Analysis & Opinions - The Washington Post

It's Time to Take Domestic Nuclear Terrorism Seriously

| Jan. 27, 2021

Why the Biden administration needs to re-conceptualize terrorism and act quickly

How can the new Biden administration address the threat of domestic terrorism, most vividly illustrated by the attempted insurrection at the U.S. Capitol on Jan. 6? Last week, 20,000 members of the National Guard were deployed for the inauguration to protect the new administration from far-right extremist violence, but a more serious threat looms. Nuclear and radiological terrorism has prominently appeared in "apocalyptically minded" white-supremacist ideology for decades.

The policy community perceives the threat of nuclear terrorism as almost uniquely emanating from outside of U.S. borders, specifically from Islamist terrorism networks such as the Islamic State, al-Qaeda and their splinter groups. But in fact, U.S. far-right extremist groups have a history of attempted procurement of nuclear weapons and radiological materials to use against the federal government. Members of neo-Nazi groups such as Atomwaffen Division, which literally means "atomic weapons" in German, and the National Socialist Movement have attempted in the past to access nuclear materials with the intent to cause harm.

Fears of nuclear terrorism among U.S. policymakers go back at least to the 1970s, when armed insurgencies intensified in the Middle East. The 1972 Munich massacre by the Palestinian group Black September and the 1973 oil price shock that suddenly empowered petroleum-exporting countries fueled concerns of a violent, non-White, Muslim world. India's 1974 nuclear explosion, Pakistan's nuclear weapons acquisition in response and new nuclear energy programs funded by petrodollars in Iran, Libya, Iraq and elsewhere further fanned fears of nuclear materials falling into "rogue" hands. In 1979, as the Iran hostage crisis played out on national television for over a year, the idea of radical Islam as a security threat became entrenched in U.S. political culture.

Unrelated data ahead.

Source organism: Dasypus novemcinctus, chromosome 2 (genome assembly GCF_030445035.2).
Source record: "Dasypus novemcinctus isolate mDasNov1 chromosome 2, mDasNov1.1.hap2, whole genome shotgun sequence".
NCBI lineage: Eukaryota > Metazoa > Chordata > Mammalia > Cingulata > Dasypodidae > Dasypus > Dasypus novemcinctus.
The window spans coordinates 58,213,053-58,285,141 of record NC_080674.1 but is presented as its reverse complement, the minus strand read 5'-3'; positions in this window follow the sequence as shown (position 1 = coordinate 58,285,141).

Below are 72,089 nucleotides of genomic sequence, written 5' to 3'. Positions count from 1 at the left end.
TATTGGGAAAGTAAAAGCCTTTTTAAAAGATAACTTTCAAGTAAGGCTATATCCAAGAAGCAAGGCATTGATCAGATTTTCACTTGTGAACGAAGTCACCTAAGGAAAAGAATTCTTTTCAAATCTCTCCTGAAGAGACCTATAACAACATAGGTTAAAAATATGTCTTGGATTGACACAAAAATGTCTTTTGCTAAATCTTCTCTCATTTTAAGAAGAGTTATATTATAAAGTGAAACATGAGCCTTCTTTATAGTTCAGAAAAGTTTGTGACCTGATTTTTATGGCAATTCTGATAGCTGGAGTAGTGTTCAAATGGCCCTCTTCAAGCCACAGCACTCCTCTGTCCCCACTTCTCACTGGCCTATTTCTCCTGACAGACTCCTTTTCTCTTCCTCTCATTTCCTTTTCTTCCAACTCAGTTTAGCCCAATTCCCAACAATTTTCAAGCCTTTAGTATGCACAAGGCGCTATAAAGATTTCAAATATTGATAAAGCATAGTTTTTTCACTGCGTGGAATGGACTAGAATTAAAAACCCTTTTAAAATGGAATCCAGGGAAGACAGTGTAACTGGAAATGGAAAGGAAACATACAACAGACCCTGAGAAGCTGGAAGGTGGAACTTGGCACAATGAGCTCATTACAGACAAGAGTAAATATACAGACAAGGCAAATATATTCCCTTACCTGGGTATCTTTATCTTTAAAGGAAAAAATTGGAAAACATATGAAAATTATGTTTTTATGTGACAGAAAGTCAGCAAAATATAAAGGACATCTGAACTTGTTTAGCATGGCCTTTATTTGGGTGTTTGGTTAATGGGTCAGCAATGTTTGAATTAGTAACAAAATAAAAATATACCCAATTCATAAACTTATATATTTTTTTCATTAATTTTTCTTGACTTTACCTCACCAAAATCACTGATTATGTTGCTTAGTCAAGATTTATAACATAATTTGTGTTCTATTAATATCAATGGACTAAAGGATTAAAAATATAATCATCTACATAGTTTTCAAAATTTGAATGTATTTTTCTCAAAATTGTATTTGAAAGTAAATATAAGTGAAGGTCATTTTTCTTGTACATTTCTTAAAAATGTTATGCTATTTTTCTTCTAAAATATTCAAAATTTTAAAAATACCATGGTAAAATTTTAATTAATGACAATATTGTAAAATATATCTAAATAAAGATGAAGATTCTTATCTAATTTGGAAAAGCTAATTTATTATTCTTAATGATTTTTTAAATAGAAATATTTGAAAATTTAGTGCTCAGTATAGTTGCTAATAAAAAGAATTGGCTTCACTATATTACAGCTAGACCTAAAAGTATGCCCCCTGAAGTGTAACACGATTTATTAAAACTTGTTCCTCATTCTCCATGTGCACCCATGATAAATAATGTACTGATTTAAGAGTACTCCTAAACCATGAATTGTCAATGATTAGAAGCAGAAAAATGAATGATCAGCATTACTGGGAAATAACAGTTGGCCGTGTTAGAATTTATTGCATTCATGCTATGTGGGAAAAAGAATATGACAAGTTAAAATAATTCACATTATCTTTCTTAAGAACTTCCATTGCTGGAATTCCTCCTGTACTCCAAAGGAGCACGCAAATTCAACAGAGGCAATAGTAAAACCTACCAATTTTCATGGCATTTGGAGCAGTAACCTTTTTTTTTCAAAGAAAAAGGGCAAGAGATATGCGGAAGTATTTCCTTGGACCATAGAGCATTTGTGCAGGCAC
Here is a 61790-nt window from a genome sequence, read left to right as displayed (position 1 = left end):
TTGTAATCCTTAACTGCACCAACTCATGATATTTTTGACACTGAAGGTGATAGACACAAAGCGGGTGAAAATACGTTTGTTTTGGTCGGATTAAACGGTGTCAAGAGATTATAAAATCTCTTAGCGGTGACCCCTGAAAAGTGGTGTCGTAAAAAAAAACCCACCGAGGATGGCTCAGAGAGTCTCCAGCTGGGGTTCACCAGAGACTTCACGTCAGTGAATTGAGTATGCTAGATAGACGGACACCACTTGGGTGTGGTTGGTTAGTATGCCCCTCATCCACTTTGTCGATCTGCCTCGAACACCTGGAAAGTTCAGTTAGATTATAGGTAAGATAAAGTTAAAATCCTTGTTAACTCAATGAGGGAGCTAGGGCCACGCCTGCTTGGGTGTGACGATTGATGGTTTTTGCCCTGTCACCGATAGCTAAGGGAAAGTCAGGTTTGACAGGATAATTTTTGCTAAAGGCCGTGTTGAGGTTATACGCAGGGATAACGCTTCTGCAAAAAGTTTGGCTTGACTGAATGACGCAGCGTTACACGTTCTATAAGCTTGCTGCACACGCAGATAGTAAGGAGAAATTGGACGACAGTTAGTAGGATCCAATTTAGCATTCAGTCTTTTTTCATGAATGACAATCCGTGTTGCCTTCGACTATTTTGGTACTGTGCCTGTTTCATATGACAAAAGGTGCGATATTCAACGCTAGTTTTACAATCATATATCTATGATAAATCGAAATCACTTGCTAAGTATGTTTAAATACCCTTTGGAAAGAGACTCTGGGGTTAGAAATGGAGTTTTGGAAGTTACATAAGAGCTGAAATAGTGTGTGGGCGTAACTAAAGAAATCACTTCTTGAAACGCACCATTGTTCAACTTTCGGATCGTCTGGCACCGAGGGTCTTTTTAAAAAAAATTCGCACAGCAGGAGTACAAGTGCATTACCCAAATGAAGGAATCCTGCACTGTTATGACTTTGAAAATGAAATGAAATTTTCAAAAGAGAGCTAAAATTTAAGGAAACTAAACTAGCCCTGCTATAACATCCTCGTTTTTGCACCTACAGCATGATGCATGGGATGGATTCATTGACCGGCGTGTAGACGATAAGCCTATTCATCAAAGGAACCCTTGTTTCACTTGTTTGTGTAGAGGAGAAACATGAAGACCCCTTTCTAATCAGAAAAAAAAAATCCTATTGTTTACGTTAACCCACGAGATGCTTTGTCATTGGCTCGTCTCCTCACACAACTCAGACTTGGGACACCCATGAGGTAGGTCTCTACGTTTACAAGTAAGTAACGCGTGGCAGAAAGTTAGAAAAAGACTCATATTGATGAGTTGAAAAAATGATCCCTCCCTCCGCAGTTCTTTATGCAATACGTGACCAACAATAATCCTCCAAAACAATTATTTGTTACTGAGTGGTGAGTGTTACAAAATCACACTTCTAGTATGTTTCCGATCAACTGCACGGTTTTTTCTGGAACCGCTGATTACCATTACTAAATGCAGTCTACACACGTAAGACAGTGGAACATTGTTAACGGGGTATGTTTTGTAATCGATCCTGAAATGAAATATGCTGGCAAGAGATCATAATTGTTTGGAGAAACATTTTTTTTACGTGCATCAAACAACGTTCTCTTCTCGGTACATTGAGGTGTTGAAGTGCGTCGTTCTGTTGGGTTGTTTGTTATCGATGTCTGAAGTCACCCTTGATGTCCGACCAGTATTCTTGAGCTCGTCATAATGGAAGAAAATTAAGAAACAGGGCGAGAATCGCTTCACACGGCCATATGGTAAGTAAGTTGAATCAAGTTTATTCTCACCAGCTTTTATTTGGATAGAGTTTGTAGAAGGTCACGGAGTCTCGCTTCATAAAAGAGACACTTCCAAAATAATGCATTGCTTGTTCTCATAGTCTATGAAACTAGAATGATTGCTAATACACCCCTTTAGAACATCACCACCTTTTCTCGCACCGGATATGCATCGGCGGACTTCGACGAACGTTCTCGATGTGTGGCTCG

But nuclear terrorism was also a domestic threat in the 1970s. Nuclear power was expected to grow that decade, and a large amount of plutonium (a radioactive material used in nuclear weapon design) was feared to be widely available. By the end of the decade, white-power activists, many of whom were Vietnam War veterans hardened by military training, had organized for a violent armed struggle of "leaderless resistance" against the federal government. To them, the government was the source of unacceptable societal change that hurt White Christian Americans....

For more information on this publication: Belfer Communications Office
For Academic Citation: Sarkar, Jayita.“It's Time to Take Domestic Nuclear Terrorism Seriously.” The Washington Post, January 27, 2021.

The Author

Jayita Sarkar